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Tobacco smoking – enough of the puff

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It is no surprise that the smoking of tobacco has decreased significantly from a generation ago, amid targeted and widespread programs to deter its use. Indeed, in Australia we seem to view our stringent tobacco legislation and divestment movements as huge wins for public health. However, what may come as a surprise is that our smoking rates are still roughly one in seven people, and it continues to cause more deaths than alcohol and illicit drugs combined.

As a young person, I’m astounded when I see friends and other young people lighting up. On the one hand, it’s probably good that myself and others have such a cultural distaste for this deadly habit, but on the other it’s tragic to see people beginning something that they will inevitably struggle with for years.

Like many medical students, I’ve spent time in respiratory medicine and seen patients dying of cancer, infection and chronic obstructive pulmonary disease, where people describe their existence as “slowly drowning”. There is simply no safe level of tobacco consumption. It shocks me that this harsh reality, not just the threat of cancer, causes more than 15,000 Australian deaths per year and yet young people continue to pretend they’re invincible.

Interestingly, in the US and UK, smoking rates are now dropping to comparable or even lower levels than in Australia, where our plain packaging and advertising laws are very strong. On a pure price disincentive, we still have some of the most expensive cigs in the world, yet perhaps we are starting to see diminishing returns on smoking rates. Clearly, more needs to be done.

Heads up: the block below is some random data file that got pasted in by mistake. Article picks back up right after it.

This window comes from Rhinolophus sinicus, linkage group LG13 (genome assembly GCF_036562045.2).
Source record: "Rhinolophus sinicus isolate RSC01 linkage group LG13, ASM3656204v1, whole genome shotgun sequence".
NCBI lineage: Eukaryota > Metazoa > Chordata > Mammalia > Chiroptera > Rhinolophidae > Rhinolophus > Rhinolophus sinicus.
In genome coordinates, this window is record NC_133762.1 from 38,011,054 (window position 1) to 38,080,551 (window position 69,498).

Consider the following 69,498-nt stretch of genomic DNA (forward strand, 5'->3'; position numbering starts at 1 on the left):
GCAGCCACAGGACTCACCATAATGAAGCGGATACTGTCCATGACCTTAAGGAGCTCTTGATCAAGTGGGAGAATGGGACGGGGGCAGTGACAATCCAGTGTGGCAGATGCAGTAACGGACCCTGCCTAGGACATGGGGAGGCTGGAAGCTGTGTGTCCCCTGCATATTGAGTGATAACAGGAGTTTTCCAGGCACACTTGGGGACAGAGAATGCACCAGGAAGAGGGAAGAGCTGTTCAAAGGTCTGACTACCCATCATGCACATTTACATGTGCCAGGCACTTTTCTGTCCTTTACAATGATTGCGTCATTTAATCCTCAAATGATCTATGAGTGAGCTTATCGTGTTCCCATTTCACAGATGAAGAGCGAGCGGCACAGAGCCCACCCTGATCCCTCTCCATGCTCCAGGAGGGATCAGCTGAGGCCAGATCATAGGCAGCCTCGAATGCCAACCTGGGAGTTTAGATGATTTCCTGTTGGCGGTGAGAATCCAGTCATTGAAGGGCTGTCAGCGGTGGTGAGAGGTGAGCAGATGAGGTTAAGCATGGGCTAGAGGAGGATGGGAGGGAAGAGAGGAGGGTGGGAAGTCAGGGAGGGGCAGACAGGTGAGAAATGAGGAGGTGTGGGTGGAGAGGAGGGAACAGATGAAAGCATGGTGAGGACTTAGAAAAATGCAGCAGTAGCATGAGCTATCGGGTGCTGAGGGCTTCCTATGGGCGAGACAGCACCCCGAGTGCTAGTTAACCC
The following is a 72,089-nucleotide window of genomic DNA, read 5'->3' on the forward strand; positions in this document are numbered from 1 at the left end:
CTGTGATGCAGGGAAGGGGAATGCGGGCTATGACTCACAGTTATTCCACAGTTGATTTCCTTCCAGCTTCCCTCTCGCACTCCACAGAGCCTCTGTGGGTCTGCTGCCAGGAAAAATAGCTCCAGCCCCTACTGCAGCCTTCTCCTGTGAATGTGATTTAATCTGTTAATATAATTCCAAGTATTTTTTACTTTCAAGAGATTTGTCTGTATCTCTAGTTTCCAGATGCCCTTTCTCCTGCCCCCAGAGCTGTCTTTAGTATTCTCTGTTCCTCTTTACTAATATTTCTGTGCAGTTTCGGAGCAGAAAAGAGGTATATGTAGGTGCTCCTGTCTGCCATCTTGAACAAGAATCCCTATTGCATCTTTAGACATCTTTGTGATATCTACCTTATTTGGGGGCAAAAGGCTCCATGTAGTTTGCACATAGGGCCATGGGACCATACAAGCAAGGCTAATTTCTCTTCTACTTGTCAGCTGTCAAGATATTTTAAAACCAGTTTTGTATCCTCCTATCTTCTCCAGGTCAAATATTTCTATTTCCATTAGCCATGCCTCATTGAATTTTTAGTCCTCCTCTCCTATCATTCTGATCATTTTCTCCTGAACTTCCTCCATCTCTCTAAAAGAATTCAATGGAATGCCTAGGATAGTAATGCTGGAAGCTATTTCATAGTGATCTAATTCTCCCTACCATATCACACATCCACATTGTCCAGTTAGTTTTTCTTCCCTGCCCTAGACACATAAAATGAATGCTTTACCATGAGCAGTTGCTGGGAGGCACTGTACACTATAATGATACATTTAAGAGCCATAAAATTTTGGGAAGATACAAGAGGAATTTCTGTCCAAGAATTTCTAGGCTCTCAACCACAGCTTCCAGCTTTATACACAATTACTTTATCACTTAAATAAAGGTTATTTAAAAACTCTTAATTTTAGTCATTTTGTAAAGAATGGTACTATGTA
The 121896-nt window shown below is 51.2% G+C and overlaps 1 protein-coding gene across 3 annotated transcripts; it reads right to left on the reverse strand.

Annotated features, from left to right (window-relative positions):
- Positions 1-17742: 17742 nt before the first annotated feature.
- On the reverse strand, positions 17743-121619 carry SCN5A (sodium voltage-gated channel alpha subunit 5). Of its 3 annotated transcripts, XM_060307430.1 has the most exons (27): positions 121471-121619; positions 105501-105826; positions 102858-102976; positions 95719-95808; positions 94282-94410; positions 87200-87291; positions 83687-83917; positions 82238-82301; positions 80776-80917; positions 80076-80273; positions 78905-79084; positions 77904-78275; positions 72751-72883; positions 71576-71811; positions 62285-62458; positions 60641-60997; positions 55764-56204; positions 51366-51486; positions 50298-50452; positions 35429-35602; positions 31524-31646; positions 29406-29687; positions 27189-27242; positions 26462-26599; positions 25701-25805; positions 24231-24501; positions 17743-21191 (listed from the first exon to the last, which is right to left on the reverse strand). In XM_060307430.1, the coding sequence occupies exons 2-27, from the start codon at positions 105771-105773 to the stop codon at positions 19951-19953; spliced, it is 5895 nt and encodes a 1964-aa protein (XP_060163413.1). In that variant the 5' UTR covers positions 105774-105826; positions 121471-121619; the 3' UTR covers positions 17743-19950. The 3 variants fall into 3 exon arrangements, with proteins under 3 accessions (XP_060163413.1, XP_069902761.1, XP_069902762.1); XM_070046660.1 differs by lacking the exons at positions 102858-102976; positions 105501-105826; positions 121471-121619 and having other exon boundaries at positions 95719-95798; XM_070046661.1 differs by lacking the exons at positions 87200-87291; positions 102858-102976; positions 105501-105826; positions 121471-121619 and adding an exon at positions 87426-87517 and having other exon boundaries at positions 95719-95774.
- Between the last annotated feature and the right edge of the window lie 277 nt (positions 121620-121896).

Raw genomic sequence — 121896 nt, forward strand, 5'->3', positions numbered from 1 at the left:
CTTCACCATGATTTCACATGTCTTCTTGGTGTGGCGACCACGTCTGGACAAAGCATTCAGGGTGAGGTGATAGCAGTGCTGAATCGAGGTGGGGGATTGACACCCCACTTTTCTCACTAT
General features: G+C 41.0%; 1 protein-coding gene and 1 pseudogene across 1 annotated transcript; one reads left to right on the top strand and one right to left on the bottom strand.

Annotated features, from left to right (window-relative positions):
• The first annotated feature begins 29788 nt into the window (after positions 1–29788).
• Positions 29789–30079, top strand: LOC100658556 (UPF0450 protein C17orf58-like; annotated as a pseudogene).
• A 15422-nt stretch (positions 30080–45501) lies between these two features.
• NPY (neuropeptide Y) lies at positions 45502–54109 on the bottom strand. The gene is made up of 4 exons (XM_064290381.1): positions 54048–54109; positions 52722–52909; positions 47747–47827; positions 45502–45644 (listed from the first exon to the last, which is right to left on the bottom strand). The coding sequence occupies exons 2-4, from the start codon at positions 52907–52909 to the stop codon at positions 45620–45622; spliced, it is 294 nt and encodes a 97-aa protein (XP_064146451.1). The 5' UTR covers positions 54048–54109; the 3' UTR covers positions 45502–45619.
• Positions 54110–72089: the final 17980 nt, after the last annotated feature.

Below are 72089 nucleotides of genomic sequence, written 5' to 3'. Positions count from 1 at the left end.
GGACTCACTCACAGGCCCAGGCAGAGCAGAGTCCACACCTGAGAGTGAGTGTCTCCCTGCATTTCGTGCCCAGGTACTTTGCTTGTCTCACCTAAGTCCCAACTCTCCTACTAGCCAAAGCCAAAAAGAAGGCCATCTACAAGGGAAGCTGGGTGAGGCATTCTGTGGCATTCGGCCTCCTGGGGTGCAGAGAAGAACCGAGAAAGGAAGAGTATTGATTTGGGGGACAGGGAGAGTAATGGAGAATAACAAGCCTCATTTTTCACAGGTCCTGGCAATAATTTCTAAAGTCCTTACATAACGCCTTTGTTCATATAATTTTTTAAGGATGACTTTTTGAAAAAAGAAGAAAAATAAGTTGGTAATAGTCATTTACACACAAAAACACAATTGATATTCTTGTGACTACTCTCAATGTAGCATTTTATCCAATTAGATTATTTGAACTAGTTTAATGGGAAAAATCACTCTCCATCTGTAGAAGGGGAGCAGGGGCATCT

Earlier in the year, AMA President Dr Michael Gannon gave out the “Dirty Ashtray Award” to the State most behind on their smoking crackdown. The Northern Territory, 11-time recipient of that award, has a rate of smoking of more than one in five, with comparatively lax laws regarding smoking in pubs, clubs and even schools. We cannot sit by while children and young people are indoctrinated into a culture where smoking is tacitly accepted.

Some advocates for smoking reduction have looked at the possibility of e-cigarettes as a tool for cessation or alternative. We must be wary of these products, none of which have yet proved to be useful as cessation tools, and may in their use and marketing make smoking more socially acceptable.

Many universities have some form of a tobacco-free policy available on their websites. However, many of these are not enforced or incomplete, meaning that smoking and particularly passive smoking continue. As medical students, we call for more stringent tobacco-free policies to reduce prevalence and change attitudes.

While universities are a great target, we need also to ensure that smoking-related disease does not become a disease of the poor. There is a significant gap in smoking rates between the highest and lowest economic quintiles (8.0 per cent and 21.4 per cent respectively). Although this gap is slowly closing, we need to pursue methods of education and intervention that promote equity and work for the people most at risk.

At the patient level, it’s important for doctors to remain vigilant, to work with smokers to quit. We acknowledge this is not easy, it is often a long and relapsing process, but ultimately it cannot just be ignored. Thankfully in medical school we are taught some of the tools of motivational interviewing, but we can’t afford complacency.

Complacency cannot be afforded at the Government level, too. The Council of Australian Governments several years ago made the target of 10 per cent daily smokers by 2018, a rate we may just fall short of. Continued efforts, including banning in public places, availability of support to quit programs and widespread public education need to continue. This is not a fight we can say we’ve won just yet.

Twitter: robmtom
Email: rob.thomas@amsa.org.au